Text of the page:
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Climate change cost for Greece put at €2 bln per year

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Τhe cost of climate change for Greece by the end of the century is estimated at 2.2 billion euros per year, or about 1% of gross domestic product at current values, according to a report by the Bank of Greece and its governor Yannis Stournaras on the environmental, economic and social impacts in Greece.

 

The forests that burn, the crops that are destroyed, and the tourism that will decrease as temperatures rise are all reflected in this cost.

The report warned that if no action is taken to limit carbon dioxide emissions, Greece risks desertification of about 40%, especially in the eastern and southern parts of the country.

It cited forecasts of temperatures rising by 1.2 to 2 degrees Celsius by mid-century and by 2 to 5 degrees Celsius after 2060, compared to 1971-2000, an increase in heatwave days by 10 to 15 days by 2050 and by 30 to 50 days by 2100. Precipitation is expected to decline significantly after 2050, particularly in the southernmost parts of the country.

 

At the same time, however, the frequency of extreme rainfall events will increase. Fires will become more frequent and rage for 10 to 20 more days by mid-century, and 15-50 days by the end of the century. At the same time, sea levels will rise, by 15-20 cm by mid-century and by 20-80 cm by the end of the century.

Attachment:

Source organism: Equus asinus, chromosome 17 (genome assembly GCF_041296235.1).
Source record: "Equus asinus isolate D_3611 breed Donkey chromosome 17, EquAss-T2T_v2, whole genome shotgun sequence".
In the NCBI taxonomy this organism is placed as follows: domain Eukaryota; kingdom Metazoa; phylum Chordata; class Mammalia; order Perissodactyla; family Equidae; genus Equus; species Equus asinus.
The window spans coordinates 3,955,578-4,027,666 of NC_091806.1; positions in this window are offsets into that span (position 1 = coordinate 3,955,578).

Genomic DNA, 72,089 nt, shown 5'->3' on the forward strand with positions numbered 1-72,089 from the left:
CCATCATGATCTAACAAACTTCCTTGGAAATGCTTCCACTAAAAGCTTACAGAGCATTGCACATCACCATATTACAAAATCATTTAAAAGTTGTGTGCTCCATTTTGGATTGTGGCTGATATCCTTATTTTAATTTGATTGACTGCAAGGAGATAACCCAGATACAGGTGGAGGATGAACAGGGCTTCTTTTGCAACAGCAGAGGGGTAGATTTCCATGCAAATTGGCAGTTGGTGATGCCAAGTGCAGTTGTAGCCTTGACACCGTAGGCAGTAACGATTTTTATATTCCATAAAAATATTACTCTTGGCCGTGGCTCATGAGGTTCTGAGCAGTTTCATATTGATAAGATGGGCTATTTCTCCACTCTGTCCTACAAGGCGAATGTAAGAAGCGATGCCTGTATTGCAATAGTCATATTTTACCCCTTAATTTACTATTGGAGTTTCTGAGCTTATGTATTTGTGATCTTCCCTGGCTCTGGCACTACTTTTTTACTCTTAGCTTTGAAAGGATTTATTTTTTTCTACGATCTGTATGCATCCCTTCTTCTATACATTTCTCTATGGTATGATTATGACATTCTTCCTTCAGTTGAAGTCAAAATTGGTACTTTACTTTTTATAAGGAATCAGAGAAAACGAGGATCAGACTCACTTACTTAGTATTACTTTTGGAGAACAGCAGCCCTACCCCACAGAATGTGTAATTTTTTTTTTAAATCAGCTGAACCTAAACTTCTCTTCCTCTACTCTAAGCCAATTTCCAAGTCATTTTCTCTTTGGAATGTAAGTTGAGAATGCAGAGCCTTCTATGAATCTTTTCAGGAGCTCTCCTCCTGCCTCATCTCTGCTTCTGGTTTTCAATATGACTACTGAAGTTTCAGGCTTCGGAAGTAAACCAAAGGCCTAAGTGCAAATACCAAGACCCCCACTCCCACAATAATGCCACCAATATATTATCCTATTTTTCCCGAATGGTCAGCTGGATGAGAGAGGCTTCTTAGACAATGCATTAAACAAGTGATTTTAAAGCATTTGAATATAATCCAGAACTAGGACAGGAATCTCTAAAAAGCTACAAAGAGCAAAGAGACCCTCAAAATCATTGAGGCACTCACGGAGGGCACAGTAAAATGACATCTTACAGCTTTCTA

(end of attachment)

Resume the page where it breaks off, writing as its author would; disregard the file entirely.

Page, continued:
The 1950s was, the report said, the tipping point, beyond which anthropogenic interference with the climate could not be reversed.

The study provides insight into the locations most vulnerable to climate change, with the goal of developing an effective national climate change adaptation policy. Physical and socioeconomic characteristics are used to measure vulnerability.

In terms of forest fires, the relatively highest vulnerabilities, by area, per capita, total and GDP per capita, occur in Central Greece, Western Greece and the Peloponnese, while Eastern Macedonia and Thrace show high vulnerabilities based on the unequal distribution of GDP per capita. Attica shows the highest vulnerability based on area and population density.

 

The study’s findings on the impact on agriculture, notably in the case of Thessaly, are concerning. In the worst-case scenario, maize production may be reduced by up to 41.7%, cotton production could be reduced by up to 34.2%, and wheat production could grow by 13.4% by the end of the century.